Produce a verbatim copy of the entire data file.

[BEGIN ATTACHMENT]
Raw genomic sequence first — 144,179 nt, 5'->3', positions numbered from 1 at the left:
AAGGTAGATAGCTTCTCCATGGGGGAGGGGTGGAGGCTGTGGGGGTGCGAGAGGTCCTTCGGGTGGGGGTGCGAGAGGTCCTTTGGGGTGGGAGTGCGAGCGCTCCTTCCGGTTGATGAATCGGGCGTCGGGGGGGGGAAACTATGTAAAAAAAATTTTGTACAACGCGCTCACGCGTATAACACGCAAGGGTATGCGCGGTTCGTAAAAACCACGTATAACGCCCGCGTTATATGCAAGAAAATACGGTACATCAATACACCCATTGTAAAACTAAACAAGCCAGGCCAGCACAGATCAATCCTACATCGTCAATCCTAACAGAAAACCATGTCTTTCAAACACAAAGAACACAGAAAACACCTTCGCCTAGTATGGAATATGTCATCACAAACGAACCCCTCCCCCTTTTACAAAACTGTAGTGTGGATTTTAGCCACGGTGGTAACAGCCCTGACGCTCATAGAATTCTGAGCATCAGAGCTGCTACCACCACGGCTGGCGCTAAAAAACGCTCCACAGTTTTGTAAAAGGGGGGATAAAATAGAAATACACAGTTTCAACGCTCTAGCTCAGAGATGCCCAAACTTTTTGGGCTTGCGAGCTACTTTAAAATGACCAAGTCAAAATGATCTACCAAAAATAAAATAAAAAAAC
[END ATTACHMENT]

Raw genomic sequence first — 144,179 nt, 5'->3', positions numbered from 1 at the left:
AAGGTAGATAGCTTCTCCATGGGGGAGGGGTGGAGGCTGTGGGGGTGCGAGAGGTCCTTCGGGTGGGGGTGCGAGAGGTCCTTTGGGGTGGGAGTGCGAGCGCTCCTTCCGGTTGATGAATCGGGCGTCGGGGGGGGGAAACTATGTAAAAAAAATTTTGTACAACGCGCTCACGCGTATAACACGCAAGGGTATGCGCGGTTCGTAAAAACCACGTATAACGCCCGCGTTATATGCAAGAAAATACGGTACATCAATACACCCATTGTAAAACTAAACAAGCCAGGCCAGCACAGATCAATCCTACATCGTCAATCCTAACAGAAAACCATGTCTTTCAAACACAAAGAACACAGAAAACACCTTCGCCTAGTATGGAATATGTCATCACAAACGAACCCCTCCCCCTTTTACAAAACTGTAGTGTGGATTTTAGCCACGGTGGTAACAGCCCTGACGCTCATAGAATTCTGAGCATCAGAGCTGCTACCACCACGGCTGGCGCTAAAAAACGCTCCACAGTTTTGTAAAAGGGGGGATAAAATAGAAATACACAGTTTCAACGCTCTAGCTCAGAGATGCCCAAACTTTTTGGGCTTGCGAGCTACTTTAAAATGACCAAGTCAAAATGATCTACCAAAAATAAAATAAAAAAAC